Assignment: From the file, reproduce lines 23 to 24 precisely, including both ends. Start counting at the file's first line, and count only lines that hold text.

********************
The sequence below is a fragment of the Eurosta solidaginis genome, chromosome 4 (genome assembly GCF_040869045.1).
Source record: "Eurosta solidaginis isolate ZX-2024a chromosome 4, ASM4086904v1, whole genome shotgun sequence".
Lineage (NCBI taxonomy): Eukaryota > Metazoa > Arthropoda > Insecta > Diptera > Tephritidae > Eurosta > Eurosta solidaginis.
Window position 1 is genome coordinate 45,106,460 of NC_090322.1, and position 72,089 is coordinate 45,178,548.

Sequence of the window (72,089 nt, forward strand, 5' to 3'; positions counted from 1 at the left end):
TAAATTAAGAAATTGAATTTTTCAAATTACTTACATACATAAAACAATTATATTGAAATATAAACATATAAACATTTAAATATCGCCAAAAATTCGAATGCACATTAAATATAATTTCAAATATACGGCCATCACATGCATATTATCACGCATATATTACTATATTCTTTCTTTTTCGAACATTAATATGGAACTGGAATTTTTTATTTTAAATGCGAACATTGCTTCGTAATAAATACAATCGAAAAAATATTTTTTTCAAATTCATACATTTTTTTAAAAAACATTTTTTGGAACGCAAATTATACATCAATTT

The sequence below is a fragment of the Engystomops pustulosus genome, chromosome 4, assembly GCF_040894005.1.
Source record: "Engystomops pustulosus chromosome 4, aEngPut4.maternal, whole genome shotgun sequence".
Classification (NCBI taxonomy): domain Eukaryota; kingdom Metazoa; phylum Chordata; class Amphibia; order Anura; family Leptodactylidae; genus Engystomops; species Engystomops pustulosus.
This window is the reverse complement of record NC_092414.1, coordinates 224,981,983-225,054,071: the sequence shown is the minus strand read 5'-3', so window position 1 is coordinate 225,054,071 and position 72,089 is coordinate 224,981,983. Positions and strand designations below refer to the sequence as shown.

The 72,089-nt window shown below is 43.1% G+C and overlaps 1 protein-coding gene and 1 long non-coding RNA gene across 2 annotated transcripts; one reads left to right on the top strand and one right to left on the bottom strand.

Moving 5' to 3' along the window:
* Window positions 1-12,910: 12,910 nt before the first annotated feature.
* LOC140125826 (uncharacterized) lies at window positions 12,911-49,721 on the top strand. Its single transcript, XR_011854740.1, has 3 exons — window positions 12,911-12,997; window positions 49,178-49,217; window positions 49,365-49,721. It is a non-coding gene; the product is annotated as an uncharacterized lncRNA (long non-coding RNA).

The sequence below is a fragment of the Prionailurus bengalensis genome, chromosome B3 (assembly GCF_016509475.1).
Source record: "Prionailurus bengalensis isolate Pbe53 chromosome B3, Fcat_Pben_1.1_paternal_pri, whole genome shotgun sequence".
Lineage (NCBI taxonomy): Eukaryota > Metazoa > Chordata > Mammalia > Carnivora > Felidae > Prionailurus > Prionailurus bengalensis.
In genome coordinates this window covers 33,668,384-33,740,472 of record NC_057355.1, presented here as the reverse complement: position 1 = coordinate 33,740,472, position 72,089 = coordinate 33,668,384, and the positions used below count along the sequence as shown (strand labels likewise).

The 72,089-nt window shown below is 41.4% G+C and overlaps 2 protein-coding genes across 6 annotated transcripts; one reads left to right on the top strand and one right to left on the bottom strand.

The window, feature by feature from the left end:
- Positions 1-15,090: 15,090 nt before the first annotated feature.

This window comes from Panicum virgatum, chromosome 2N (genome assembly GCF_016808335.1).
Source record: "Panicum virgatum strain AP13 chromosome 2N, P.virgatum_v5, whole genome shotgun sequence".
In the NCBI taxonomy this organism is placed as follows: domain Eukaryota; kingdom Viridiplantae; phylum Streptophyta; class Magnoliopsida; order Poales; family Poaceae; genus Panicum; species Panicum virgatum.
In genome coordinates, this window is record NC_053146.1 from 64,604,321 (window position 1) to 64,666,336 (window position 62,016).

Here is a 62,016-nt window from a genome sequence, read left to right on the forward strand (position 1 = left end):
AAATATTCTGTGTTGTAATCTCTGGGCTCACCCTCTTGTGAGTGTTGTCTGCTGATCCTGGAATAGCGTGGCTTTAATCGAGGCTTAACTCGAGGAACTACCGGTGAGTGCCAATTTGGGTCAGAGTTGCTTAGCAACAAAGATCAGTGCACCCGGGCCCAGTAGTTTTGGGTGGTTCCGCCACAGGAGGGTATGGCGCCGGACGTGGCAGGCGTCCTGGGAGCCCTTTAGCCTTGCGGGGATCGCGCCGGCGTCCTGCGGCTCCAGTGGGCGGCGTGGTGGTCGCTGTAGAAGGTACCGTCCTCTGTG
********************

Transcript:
Source record: "Panicum virgatum strain AP13 chromosome 2N, P.virgatum_v5, whole genome shotgun sequence".
In the NCBI taxonomy this organism is placed as follows: domain Eukaryota; kingdom Viridiplantae; phylum Streptophyta; class Magnoliopsida; order Poales; family Poaceae; genus Panicum; species Panicum virgatum.